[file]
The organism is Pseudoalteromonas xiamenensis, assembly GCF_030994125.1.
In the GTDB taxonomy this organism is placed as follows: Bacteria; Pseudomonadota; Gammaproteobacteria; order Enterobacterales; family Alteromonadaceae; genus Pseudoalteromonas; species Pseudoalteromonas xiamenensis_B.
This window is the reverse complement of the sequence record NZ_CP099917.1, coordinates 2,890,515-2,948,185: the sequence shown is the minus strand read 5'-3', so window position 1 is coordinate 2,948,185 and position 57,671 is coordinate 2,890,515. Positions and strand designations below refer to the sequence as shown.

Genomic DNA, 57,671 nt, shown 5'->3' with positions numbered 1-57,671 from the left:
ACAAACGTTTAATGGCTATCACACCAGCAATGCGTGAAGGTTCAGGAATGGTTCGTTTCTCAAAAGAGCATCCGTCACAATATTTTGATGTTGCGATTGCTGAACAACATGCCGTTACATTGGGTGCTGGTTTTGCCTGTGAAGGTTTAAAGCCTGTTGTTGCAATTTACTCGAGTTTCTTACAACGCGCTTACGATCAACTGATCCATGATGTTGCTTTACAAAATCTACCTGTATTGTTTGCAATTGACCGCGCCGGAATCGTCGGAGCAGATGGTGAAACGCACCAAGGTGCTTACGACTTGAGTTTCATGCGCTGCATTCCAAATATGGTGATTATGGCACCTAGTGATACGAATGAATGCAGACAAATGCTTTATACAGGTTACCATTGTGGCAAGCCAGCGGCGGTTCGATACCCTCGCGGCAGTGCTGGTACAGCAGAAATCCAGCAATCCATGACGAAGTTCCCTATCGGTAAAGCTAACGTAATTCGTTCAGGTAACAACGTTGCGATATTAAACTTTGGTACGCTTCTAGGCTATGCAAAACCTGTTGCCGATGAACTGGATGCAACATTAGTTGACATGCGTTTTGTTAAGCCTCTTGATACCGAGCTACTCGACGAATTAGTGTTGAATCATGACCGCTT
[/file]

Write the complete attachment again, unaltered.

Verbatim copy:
The organism is Pseudoalteromonas xiamenensis, assembly GCF_030994125.1.
In the GTDB taxonomy this organism is placed as follows: Bacteria; Pseudomonadota; Gammaproteobacteria; order Enterobacterales; family Alteromonadaceae; genus Pseudoalteromonas; species Pseudoalteromonas xiamenensis_B.
This window is the reverse complement of the sequence record NZ_CP099917.1, coordinates 2,890,515-2,948,185: the sequence shown is the minus strand read 5'-3', so window position 1 is coordinate 2,948,185 and position 57,671 is coordinate 2,890,515. Positions and strand designations below refer to the sequence as shown.

Genomic DNA, 57,671 nt, shown 5'->3' with positions numbered 1-57,671 from the left:
ACAAACGTTTAATGGCTATCACACCAGCAATGCGTGAAGGTTCAGGAATGGTTCGTTTCTCAAAAGAGCATCCGTCACAATATTTTGATGTTGCGATTGCTGAACAACATGCCGTTACATTGGGTGCTGGTTTTGCCTGTGAAGGTTTAAAGCCTGTTGTTGCAATTTACTCGAGTTTCTTACAACGCGCTTACGATCAACTGATCCATGATGTTGCTTTACAAAATCTACCTGTATTGTTTGCAATTGACCGCGCCGGAATCGTCGGAGCAGATGGTGAAACGCACCAAGGTGCTTACGACTTGAGTTTCATGCGCTGCATTCCAAATATGGTGATTATGGCACCTAGTGATACGAATGAATGCAGACAAATGCTTTATACAGGTTACCATTGTGGCAAGCCAGCGGCGGTTCGATACCCTCGCGGCAGTGCTGGTACAGCAGAAATCCAGCAATCCATGACGAAGTTCCCTATCGGTAAAGCTAACGTAATTCGTTCAGGTAACAACGTTGCGATATTAAACTTTGGTACGCTTCTAGGCTATGCAAAACCTGTTGCCGATGAACTGGATGCAACATTAGTTGACATGCGTTTTGTTAAGCCTCTTGATACCGAGCTACTCGACGAATTAGTGTTGAATCATGACCGCTT